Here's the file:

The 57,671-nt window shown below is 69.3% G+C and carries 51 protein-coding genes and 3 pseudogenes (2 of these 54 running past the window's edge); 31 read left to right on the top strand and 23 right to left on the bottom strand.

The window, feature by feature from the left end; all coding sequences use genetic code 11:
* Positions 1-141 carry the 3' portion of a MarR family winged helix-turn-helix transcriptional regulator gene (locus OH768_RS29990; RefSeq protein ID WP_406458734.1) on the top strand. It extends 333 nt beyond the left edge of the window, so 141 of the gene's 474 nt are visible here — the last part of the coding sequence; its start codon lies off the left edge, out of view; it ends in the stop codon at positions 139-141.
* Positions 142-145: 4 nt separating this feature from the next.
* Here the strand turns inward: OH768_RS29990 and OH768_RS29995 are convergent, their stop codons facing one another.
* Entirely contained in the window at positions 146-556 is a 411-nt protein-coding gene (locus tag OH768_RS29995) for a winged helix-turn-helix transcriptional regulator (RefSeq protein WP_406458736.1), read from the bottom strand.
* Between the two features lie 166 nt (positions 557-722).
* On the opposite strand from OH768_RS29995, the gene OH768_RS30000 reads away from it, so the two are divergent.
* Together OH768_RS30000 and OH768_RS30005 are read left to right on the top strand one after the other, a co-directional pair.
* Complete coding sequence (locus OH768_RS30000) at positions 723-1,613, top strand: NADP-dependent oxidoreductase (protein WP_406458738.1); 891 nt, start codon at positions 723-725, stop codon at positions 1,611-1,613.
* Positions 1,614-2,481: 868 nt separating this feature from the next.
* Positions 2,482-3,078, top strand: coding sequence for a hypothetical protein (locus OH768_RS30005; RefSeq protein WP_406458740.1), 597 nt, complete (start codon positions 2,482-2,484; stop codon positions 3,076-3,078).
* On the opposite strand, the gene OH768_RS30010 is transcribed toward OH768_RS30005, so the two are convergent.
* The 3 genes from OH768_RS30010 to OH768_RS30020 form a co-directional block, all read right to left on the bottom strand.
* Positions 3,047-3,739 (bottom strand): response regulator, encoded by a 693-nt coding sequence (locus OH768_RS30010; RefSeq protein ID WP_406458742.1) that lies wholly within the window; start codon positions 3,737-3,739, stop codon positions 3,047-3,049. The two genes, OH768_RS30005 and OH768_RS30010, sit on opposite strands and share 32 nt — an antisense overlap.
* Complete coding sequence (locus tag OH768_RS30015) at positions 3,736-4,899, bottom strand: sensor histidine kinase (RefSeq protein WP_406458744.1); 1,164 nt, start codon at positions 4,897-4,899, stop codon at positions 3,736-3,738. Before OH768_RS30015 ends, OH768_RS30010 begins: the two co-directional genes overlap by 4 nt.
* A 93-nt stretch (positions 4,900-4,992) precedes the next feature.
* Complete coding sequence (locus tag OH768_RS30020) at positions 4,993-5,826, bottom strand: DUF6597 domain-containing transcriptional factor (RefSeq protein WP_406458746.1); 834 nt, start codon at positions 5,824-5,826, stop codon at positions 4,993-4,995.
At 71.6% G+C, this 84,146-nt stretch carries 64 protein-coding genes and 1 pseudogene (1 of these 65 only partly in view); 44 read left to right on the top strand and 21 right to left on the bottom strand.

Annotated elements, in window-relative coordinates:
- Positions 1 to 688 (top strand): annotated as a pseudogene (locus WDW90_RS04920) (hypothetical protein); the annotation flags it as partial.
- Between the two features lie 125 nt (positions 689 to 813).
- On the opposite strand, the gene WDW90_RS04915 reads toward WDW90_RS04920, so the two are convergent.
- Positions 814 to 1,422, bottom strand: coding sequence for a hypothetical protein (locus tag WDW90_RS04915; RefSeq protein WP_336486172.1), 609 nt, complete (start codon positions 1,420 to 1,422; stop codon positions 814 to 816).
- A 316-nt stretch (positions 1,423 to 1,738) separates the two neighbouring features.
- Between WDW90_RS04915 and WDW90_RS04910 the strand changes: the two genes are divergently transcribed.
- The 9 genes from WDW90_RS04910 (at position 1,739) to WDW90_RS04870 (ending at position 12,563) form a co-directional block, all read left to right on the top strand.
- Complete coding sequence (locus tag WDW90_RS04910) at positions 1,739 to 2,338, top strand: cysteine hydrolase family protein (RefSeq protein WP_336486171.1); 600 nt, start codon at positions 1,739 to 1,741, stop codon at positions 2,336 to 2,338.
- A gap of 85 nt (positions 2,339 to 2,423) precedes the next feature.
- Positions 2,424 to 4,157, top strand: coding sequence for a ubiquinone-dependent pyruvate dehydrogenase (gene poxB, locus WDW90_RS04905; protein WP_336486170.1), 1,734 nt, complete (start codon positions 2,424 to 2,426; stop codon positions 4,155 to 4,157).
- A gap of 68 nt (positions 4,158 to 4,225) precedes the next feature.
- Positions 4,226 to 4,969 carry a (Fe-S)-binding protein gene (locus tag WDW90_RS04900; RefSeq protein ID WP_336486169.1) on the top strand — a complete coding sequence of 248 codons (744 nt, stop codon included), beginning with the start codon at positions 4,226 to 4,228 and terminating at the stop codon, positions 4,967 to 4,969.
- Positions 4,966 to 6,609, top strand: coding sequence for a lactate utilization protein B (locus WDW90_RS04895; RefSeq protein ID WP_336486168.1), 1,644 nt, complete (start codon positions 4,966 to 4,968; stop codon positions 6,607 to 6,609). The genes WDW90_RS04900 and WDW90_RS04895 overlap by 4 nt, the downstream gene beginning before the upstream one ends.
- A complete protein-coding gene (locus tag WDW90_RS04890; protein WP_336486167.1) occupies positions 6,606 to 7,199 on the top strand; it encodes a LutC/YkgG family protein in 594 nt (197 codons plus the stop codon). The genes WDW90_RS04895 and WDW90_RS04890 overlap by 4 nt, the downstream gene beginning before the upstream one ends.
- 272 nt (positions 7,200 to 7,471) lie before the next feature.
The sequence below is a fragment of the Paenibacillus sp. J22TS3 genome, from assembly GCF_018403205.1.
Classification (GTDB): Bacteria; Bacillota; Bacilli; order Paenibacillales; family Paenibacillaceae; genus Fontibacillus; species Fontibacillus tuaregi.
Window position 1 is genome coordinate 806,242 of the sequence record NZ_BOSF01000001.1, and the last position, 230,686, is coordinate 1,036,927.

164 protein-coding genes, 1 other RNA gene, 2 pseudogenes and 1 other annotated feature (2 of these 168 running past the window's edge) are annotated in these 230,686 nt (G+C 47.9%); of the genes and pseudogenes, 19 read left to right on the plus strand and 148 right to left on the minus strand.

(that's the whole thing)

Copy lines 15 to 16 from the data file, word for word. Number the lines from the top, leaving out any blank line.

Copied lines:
* Positions 3,047-3,739 (bottom strand): response regulator, encoded by a 693-nt coding sequence (locus OH768_RS30010; RefSeq protein ID WP_406458742.1) that lies wholly within the window; start codon positions 3,737-3,739, stop codon positions 3,047-3,049. The two genes, OH768_RS30005 and OH768_RS30010, sit on opposite strands and share 32 nt — an antisense overlap.
* Complete coding sequence (locus tag OH768_RS30015) at positions 3,736-4,899, bottom strand: sensor histidine kinase (RefSeq protein WP_406458744.1); 1,164 nt, start codon at positions 4,897-4,899, stop codon at positions 3,736-3,738. Before OH768_RS30015 ends, OH768_RS30010 begins: the two co-directional genes overlap by 4 nt.